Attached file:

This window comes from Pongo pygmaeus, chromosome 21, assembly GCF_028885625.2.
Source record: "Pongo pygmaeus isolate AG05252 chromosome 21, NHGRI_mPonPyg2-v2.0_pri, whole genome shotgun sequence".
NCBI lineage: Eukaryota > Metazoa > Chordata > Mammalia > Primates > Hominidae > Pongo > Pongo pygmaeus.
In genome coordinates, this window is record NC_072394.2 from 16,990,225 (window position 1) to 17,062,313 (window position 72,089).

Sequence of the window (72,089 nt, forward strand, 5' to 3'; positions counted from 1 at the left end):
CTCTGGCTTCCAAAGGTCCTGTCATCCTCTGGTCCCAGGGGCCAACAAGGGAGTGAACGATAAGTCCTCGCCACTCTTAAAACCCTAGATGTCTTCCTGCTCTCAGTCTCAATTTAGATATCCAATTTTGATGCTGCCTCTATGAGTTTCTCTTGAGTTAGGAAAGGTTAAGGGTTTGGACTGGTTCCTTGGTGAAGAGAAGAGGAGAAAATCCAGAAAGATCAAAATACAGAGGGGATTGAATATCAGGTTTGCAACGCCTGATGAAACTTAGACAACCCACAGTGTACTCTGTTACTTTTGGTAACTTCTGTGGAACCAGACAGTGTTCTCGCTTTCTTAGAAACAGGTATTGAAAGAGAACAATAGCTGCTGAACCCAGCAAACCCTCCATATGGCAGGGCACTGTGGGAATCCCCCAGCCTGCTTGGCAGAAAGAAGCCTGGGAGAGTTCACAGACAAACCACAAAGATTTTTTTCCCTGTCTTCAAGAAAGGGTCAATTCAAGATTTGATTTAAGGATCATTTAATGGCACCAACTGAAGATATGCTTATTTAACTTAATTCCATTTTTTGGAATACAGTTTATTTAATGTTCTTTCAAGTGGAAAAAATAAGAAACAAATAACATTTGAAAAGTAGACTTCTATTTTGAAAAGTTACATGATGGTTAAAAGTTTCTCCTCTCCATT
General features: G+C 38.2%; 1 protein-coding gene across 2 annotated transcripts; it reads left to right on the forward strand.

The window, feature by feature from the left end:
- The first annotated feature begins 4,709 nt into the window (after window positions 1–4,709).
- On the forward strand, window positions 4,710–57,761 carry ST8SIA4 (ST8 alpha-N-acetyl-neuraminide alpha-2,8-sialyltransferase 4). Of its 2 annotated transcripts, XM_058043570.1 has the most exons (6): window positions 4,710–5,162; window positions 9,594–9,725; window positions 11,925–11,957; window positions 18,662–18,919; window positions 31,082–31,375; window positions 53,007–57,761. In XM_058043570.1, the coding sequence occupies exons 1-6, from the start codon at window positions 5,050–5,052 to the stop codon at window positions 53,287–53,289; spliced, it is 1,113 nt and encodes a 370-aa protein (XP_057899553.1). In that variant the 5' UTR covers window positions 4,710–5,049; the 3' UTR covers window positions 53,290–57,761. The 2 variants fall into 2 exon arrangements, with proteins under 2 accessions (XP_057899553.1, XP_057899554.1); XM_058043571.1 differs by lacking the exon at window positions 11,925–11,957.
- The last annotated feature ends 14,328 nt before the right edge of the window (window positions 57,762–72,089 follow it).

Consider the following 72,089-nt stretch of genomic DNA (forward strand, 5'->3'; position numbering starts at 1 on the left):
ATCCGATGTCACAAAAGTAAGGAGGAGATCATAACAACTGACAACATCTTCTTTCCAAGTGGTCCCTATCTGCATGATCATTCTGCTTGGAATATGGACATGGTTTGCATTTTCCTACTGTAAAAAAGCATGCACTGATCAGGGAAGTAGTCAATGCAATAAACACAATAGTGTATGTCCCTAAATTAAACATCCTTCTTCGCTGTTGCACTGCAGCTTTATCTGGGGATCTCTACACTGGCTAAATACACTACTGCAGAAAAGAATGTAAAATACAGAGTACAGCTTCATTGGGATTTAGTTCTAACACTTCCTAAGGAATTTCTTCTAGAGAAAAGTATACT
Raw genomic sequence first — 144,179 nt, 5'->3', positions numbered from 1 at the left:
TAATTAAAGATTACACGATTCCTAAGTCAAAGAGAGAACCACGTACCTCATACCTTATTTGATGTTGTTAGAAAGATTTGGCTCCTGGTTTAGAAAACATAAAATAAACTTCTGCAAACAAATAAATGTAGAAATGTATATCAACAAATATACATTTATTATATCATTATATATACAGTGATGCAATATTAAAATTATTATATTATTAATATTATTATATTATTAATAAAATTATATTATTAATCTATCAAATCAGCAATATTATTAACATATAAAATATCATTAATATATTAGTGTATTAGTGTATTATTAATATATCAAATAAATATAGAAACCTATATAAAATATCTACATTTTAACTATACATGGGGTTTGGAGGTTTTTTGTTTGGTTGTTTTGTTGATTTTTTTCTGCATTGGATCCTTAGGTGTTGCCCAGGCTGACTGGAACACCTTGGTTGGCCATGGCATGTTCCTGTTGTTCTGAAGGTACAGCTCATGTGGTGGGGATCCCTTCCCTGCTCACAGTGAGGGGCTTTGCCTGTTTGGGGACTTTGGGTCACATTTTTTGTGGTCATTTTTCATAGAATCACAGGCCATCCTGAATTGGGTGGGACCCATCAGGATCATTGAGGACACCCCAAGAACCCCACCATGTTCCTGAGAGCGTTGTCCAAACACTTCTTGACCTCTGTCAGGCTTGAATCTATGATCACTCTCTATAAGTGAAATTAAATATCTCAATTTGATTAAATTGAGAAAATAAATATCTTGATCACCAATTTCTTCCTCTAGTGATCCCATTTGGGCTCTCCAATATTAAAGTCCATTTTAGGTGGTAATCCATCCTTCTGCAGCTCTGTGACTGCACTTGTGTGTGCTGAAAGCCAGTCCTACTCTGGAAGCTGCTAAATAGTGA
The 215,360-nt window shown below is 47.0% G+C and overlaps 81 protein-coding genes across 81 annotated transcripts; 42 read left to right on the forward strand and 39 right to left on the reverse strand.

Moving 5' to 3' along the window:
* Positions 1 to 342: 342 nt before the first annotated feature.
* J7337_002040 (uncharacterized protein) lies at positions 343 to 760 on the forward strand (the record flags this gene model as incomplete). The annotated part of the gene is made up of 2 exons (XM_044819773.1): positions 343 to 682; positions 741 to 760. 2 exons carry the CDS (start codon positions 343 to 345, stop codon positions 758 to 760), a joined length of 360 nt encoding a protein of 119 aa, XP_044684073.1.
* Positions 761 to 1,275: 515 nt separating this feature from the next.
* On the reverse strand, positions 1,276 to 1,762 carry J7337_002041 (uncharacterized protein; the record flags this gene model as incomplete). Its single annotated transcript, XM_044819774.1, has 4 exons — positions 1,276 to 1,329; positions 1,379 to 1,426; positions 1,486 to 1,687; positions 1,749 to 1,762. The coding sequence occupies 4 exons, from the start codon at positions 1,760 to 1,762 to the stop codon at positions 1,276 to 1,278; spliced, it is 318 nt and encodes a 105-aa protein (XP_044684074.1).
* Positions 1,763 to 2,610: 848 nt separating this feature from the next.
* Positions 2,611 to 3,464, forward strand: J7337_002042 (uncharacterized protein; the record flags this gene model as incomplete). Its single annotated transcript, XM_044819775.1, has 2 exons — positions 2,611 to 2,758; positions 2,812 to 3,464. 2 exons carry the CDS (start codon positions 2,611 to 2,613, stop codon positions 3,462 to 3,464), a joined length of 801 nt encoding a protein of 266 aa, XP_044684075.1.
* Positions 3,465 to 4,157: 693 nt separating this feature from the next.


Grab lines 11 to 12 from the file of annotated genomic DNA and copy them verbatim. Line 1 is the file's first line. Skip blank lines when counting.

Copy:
- The last annotated feature ends 14,328 nt before the right edge of the window (window positions 57,762–72,089 follow it).

Consider the following 72,089-nt stretch of genomic DNA (forward strand, 5'->3'; position numbering starts at 1 on the left):